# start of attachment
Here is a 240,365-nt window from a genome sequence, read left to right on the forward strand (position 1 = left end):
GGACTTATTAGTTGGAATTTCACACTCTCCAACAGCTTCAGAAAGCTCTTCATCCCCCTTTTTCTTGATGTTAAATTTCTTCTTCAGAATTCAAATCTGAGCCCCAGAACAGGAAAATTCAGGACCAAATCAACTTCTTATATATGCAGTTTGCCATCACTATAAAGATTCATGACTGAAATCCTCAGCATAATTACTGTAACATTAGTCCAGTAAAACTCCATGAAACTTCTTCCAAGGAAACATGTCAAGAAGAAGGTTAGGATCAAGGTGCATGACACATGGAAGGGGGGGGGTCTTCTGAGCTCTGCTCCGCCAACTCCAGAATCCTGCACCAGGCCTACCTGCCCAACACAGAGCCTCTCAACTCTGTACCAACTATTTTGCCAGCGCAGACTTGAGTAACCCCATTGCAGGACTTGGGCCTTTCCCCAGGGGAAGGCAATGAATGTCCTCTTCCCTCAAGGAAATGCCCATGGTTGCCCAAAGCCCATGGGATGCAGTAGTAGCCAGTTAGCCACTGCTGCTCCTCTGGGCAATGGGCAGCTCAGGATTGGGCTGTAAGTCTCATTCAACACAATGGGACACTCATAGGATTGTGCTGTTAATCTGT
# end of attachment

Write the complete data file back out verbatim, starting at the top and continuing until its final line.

Here is a 240,365-nt window from a genome sequence, read left to right on the forward strand (position 1 = left end):
GGACTTATTAGTTGGAATTTCACACTCTCCAACAGCTTCAGAAAGCTCTTCATCCCCCTTTTTCTTGATGTTAAATTTCTTCTTCAGAATTCAAATCTGAGCCCCAGAACAGGAAAATTCAGGACCAAATCAACTTCTTATATATGCAGTTTGCCATCACTATAAAGATTCATGACTGAAATCCTCAGCATAATTACTGTAACATTAGTCCAGTAAAACTCCATGAAACTTCTTCCAAGGAAACATGTCAAGAAGAAGGTTAGGATCAAGGTGCATGACACATGGAAGGGGGGGGGTCTTCTGAGCTCTGCTCCGCCAACTCCAGAATCCTGCACCAGGCCTACCTGCCCAACACAGAGCCTCTCAACTCTGTACCAACTATTTTGCCAGCGCAGACTTGAGTAACCCCATTGCAGGACTTGGGCCTTTCCCCAGGGGAAGGCAATGAATGTCCTCTTCCCTCAAGGAAATGCCCATGGTTGCCCAAAGCCCATGGGATGCAGTAGTAGCCAGTTAGCCACTGCTGCTCCTCTGGGCAATGGGCAGCTCAGGATTGGGCTGTAAGTCTCATTCAACACAATGGGACACTCATAGGATTGTGCTGTTAATCTGT